Can you give us some comments about the endorsement made by Mr. Garis?
Yes, I'm very aware of Fire Chief Garis's view on the subject. I would not disagree with the statement he made there, which was that once these buildings are made, their fire safety performance is equal. Where I think Mr. Garis and I would differ is with regard to his belief that somehow things will always remain the same.
I've spent a lot of time in high-rise buildings where we had fires, where all sorts of safety precautions were in effect that did not respond or do the job that they had originally been intended to do, in most cases because the occupants in those buildings had made modifications. Some modifications are actually done by building personnel unknowingly doing things that breach the code or that impact the ability of those protections to do what they're supposed to do. More often, it's individuals in a building who decide they want a new cable TV outlet in a bedroom, and they poke a hole through a wall, and now you have a possible breach of the fire protection that's there.
A lot of the wood-frame fire protection relies on using gypsum board and different things to wrap around the combustible materials to ensure that they meet the same kind of standard as other non-flammable materials do. Again, as someone who has spent a lot of time working in the industry, I think that's great, but I also think that there's a huge potential for modifications or vandalism or some other impact or thing to change the ability of that material to perform as it was intended to.
Again, the Grenfell fire in London is an example of how no one really anticipated that wrapping that building would have the impact it did. That's a building that was built with non-flammable materials. Again, I'm not suggesting that this bill would allow something like that to happen, but when you make major modifications to a building 20 or 30 years later, whether or not all the considerations of what was originally put into that building are being looked at when those modifications are being made, you're relying on a lot of different people doing the proper analysis of it. I'm talking about building code people, fire code people, fire inspectors, and fire prevention people. As I said, what we have seen, particularly in the city of Toronto, is that the minute they look at saving money in the city of Toronto, they cut fire inspection jobs, and they cut fire prevention jobs. Those are the people we're relying on to do that.
My name is Michel Dumoulin and I am the Acting Vice-President of the Engineering Division at the National Research Council of Canada.
I'm joined here today by Philip Rizcallah, who is the Director of Research and Development at NRC, within the engineering division.
We are very pleased to have this opportunity to speak with you today. We would like to start by highlighting the NRC's recent contributions to help the Government of Canada achieve its targets for Canada's national model codes, a low-carbon economy, and reduced greenhouse gas emissions.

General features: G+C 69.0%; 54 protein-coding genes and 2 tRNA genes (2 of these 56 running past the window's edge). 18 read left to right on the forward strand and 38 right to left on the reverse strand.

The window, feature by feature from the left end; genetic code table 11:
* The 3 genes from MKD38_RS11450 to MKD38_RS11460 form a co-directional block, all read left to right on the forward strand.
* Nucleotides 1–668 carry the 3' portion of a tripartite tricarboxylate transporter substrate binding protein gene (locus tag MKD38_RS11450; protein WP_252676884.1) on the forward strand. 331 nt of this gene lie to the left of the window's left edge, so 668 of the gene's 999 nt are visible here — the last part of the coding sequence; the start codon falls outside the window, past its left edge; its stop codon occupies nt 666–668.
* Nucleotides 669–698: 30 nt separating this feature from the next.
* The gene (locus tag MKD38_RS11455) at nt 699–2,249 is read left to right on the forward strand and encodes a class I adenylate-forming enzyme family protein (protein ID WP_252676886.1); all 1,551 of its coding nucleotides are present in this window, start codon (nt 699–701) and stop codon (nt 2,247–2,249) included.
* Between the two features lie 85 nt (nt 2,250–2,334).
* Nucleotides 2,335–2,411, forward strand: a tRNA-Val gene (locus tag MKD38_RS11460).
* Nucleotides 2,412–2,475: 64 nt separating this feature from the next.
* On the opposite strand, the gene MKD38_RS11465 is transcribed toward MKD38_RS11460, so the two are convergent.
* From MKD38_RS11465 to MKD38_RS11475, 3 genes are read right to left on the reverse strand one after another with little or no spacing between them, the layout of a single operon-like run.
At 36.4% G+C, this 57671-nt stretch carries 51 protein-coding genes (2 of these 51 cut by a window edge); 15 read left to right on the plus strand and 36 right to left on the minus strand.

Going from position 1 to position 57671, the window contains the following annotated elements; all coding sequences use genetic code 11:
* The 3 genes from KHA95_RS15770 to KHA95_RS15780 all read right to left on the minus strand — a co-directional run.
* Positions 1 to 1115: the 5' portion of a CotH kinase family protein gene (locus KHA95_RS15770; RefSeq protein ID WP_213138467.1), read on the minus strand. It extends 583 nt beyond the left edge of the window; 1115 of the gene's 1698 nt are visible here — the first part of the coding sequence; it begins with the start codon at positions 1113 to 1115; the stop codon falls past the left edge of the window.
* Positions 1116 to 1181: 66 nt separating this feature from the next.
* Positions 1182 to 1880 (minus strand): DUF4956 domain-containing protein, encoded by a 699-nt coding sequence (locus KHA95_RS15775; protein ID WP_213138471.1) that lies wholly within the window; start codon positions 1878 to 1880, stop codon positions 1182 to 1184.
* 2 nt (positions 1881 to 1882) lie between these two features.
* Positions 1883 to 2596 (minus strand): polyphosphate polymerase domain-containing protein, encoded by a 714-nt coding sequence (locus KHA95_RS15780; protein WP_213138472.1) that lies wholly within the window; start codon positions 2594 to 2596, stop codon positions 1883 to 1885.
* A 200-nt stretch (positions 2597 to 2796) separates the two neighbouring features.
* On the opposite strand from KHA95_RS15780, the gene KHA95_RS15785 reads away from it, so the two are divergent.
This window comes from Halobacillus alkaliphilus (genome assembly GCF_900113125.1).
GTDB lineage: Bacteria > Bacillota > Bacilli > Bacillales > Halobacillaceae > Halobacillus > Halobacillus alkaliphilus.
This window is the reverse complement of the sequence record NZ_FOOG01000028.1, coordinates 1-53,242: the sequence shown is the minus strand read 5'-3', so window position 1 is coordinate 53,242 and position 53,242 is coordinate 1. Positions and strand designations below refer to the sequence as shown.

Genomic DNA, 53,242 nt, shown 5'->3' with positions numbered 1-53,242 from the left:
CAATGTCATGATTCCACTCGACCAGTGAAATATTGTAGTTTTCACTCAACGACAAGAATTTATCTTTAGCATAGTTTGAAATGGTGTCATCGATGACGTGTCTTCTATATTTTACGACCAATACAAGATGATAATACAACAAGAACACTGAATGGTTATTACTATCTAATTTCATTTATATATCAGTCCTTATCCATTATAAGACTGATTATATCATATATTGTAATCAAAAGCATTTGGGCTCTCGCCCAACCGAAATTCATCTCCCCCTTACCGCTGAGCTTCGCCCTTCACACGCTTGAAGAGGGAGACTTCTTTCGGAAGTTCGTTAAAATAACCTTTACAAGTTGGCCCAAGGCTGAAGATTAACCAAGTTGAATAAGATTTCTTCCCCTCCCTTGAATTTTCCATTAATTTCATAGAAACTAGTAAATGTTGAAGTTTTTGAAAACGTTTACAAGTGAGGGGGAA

Initially, I would like to provide you with an idea of the scale and scope of the NRC. Our work covers a broad range of scientific and engineering disciplines, the outcomes of which have changed the lives of Canadians and people around the globe.
We are a national organization with some 3,700 highly skilled and innovative researchers and staff located across the country. Our 14 research centres operate out of 22 locations spanning Canada's geography.
Each year, our organization works closely with industry, conducting research and development work with over 1,000 businesses. We provide technical advice to 11,000 small and medium-size companies, and we collaborate with tens of universities and colleges, research hospitals, federal departments, and international partners.
More specific for today, our organization is the coordinator and custodian of Canada's national model codes, including the model building code and model energy code. We provide administrative support to the Canadian Commission on Building and Fire Codes and perform research in support of the work of its technical committees.
We facilitate uptake in the marketplace of the model codes and new technologies that support the code. We also support development of standards, best practice guides, and tools for the construction industry, as well as pilot projects and techno-economic assessments. Speaking of codes, these evolve in response to advances in construction practices and product innovation.
In working with the Canadian Commission on Building and Fire Codes, we are using an extensive consensus-based process that has involvement from all sectors of the construction community and the public over a five-year cycle. This approach provides a reasonable compromise among stability, flexibility, and economic considerations.
This collaborative engagement ensures that the best available knowledge drives meaningful change. As building codes evolve along with new technologies and materials, this knowledge provides a level playing field that gives construction professionals the confidence to innovate safely, reduces risks, and keeps compliance costs low. Building codes keep these costs even lower by establishing uniform, trusted regulations that keep pace with industry change.
One example of this meaningful change is the NRC's collaboration in the Pan-Canadian Framework on Clean Growth and Climate Change. This framework is Canada's vision for action to help meet its climate change objectives by reducing the carbon emitted by buildings' operations.
The NRC also works closely with the Canadian Commission on Building and Fire Codes and its technical committees to meet the timelines outlined in the pan-Canadian framework. Given the committee's interest, I should add that this process will include wooden structures. Standing committees on energy codes have been created and are undertaking thorough cost-benefit analyses. We are taking into consideration factors such as building types, geographic location, and availability of needed trades and technologies.